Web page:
van der Grand, J, Eikelboom, BC, Mali, WPTM. Flow-related anaerobic metabolic changes in patients with severe stenosis of the internal carotid artery. Stroke 1996; 27: 2026–2032.CrossRefGoogle Scholar
Kim, GE, Lee, JH, Cho, YP.Can carotid endarterectomy improve metabolic status in patients with asymptomatic internal carotid artery flow lesion? Studies with localized in vivo proton magnetic resonance spectroscopy. J Vasc Surg 2002; 36: 559–564.CrossRefGoogle ScholarPubMed
National Institute of Neurological Disorders and Stroke rtPA Stroke Study Group. Tissue plasminogen activator for acute ischemic stroke. New Eng J Med 1995; 333: 1581–1589.CrossRefGoogle Scholar
Furlan, A, Higashida, R, Weschler, L, et al. For the PROACT Investigators. Intra-arterial prourokinase for acute ischemic stroke. The PROACT II study: a randomised controlled trial. J Am Med Assoc 1999; 282: 2003–2011.CrossRefGoogle Scholar
Kane, I, Sandercock, P, Wardlaw, J.Magnetic resonance prefusion diffusion mismatch and thrombolysis in acute ischaemic stroke: a systematic review of the evidence to data. J Neurol Neurosurg Psychiatry 2007; 78: 485–491.CrossRefGoogle Scholar

Save book to Kindle

To save this book to your Kindle, first ensure coreplatform@cambridge.org is added to your Approved Personal Document E-mail List under your Personal Document Settings on the Manage Your Content and Devices page of your Amazon account. Then enter the ‘name’ part of your Kindle email address below. Find out more about saving to your Kindle.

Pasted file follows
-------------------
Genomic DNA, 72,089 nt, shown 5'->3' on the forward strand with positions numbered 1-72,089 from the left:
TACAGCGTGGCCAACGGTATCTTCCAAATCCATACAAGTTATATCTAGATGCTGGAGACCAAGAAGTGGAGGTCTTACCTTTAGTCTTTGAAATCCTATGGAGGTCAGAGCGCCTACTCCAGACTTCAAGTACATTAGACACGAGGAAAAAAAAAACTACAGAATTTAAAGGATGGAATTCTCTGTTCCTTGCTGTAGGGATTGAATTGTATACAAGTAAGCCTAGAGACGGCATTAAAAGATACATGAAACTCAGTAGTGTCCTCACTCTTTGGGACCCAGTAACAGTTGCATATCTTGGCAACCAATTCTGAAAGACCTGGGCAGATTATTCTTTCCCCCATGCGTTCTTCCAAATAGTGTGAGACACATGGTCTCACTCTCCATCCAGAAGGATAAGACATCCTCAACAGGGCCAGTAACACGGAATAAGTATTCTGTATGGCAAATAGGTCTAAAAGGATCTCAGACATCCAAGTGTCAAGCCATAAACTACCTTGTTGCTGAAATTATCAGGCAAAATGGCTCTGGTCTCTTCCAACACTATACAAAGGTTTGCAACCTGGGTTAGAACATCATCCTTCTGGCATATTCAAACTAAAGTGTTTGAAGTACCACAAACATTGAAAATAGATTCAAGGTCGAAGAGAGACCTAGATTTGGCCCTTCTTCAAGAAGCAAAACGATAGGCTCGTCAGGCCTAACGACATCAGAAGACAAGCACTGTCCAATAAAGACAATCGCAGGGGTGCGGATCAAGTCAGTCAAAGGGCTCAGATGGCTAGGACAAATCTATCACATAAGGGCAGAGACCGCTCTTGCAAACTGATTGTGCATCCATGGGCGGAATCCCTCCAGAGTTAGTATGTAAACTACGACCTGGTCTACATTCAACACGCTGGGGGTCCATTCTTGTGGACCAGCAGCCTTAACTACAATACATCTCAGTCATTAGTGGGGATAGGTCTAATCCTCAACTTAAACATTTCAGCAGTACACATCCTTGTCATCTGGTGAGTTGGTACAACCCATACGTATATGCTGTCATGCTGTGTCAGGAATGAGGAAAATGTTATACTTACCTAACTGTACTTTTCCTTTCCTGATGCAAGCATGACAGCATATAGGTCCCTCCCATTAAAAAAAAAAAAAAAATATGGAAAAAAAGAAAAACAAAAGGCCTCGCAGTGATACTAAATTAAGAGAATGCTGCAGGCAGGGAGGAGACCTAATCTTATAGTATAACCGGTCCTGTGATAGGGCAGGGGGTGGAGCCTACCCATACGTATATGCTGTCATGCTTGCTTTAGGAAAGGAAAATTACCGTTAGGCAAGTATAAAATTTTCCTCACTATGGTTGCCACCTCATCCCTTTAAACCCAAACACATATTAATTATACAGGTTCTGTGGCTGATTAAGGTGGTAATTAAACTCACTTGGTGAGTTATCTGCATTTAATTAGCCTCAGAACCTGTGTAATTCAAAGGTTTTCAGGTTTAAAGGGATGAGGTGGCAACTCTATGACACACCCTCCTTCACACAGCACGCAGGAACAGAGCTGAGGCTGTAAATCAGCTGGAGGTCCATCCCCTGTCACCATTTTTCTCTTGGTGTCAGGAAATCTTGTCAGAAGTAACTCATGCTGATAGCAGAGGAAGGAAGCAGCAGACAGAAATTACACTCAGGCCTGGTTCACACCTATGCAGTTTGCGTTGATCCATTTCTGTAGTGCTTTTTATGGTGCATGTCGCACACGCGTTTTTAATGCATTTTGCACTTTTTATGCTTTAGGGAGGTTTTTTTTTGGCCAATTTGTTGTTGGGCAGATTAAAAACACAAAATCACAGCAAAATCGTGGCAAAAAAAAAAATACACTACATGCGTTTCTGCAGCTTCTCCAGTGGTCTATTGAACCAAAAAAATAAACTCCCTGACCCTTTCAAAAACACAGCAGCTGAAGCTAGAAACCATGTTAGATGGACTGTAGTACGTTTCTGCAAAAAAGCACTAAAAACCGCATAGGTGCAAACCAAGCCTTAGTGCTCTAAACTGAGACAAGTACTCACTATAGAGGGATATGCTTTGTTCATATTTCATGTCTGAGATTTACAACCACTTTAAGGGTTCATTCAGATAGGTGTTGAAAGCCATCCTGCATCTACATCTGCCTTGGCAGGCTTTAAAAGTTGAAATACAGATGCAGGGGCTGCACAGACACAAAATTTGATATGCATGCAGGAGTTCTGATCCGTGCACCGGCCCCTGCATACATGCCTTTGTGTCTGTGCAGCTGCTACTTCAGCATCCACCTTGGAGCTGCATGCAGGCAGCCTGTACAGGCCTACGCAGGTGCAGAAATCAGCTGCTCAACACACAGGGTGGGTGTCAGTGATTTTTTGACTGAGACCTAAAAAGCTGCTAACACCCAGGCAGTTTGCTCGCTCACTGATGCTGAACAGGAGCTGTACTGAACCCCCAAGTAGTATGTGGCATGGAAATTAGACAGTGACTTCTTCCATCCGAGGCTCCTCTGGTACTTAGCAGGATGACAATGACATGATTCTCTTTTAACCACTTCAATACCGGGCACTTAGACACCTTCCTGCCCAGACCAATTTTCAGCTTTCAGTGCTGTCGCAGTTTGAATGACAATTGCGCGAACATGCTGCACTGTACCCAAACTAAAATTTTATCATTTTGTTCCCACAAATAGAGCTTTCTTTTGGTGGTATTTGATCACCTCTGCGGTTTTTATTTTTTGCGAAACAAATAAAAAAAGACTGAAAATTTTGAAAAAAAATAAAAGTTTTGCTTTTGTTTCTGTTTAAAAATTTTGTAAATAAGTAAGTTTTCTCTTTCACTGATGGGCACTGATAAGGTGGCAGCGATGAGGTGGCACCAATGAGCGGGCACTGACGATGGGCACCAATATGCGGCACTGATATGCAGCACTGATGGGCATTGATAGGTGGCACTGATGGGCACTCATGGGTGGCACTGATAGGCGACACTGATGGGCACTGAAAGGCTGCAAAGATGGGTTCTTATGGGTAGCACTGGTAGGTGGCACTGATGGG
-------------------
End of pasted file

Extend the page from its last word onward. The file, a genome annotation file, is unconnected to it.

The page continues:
Note you can select to save to either the @free.kindle.com or @kindle.com variations. ‘@free.kindle.com’ emails are free but can only be saved to your device when it is connected to wi-fi. ‘@kindle.com’ emails can be delivered even when you are not connected to wi-fi, but note that service fees apply.

Find out more about the Kindle Personal Document Service.

Available formats
×

Save book to Dropbox

To save content items to your account, please confirm that you agree to abide by our usage policies. If this is the first time you use this feature, you will be asked to authorise Cambridge Core to connect with your account. Find out more about saving content to Dropbox.

Available formats
×

Save book to Google Drive

To save content items to your account, please confirm that you agree to abide by our usage policies. If this is the first time you use this feature, you will be asked to authorise Cambridge Core to connect with your account. Find out more about saving content to Google Drive.

Available formats
×